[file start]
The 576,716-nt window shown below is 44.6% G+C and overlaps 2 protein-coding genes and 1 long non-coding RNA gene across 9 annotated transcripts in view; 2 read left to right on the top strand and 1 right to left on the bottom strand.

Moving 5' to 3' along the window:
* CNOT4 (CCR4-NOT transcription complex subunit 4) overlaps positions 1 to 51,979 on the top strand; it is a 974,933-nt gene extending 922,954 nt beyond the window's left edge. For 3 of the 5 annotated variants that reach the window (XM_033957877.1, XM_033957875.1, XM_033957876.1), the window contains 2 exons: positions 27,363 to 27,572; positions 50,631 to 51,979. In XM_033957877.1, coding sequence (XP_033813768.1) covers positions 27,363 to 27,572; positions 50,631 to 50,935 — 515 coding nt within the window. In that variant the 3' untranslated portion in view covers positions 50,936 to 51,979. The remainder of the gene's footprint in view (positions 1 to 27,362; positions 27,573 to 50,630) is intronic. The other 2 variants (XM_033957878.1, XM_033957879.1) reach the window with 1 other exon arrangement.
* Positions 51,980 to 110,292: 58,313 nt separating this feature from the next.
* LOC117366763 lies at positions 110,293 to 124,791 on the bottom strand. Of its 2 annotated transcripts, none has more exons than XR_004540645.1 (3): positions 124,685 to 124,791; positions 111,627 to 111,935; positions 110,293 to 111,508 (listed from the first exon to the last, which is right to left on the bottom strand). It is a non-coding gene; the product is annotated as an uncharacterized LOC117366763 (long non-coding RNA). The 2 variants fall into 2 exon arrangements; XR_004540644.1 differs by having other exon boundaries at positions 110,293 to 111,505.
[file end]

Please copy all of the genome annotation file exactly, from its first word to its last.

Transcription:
The 576,716-nt window shown below is 44.6% G+C and overlaps 2 protein-coding genes and 1 long non-coding RNA gene across 9 annotated transcripts in view; 2 read left to right on the top strand and 1 right to left on the bottom strand.

Moving 5' to 3' along the window:
* CNOT4 (CCR4-NOT transcription complex subunit 4) overlaps positions 1 to 51,979 on the top strand; it is a 974,933-nt gene extending 922,954 nt beyond the window's left edge. For 3 of the 5 annotated variants that reach the window (XM_033957877.1, XM_033957875.1, XM_033957876.1), the window contains 2 exons: positions 27,363 to 27,572; positions 50,631 to 51,979. In XM_033957877.1, coding sequence (XP_033813768.1) covers positions 27,363 to 27,572; positions 50,631 to 50,935 — 515 coding nt within the window. In that variant the 3' untranslated portion in view covers positions 50,936 to 51,979. The remainder of the gene's footprint in view (positions 1 to 27,362; positions 27,573 to 50,630) is intronic. The other 2 variants (XM_033957878.1, XM_033957879.1) reach the window with 1 other exon arrangement.
* Positions 51,980 to 110,292: 58,313 nt separating this feature from the next.
* LOC117366763 lies at positions 110,293 to 124,791 on the bottom strand. Of its 2 annotated transcripts, none has more exons than XR_004540645.1 (3): positions 124,685 to 124,791; positions 111,627 to 111,935; positions 110,293 to 111,508 (listed from the first exon to the last, which is right to left on the bottom strand). It is a non-coding gene; the product is annotated as an uncharacterized LOC117366763 (long non-coding RNA). The 2 variants fall into 2 exon arrangements; XR_004540644.1 differs by having other exon boundaries at positions 110,293 to 111,505.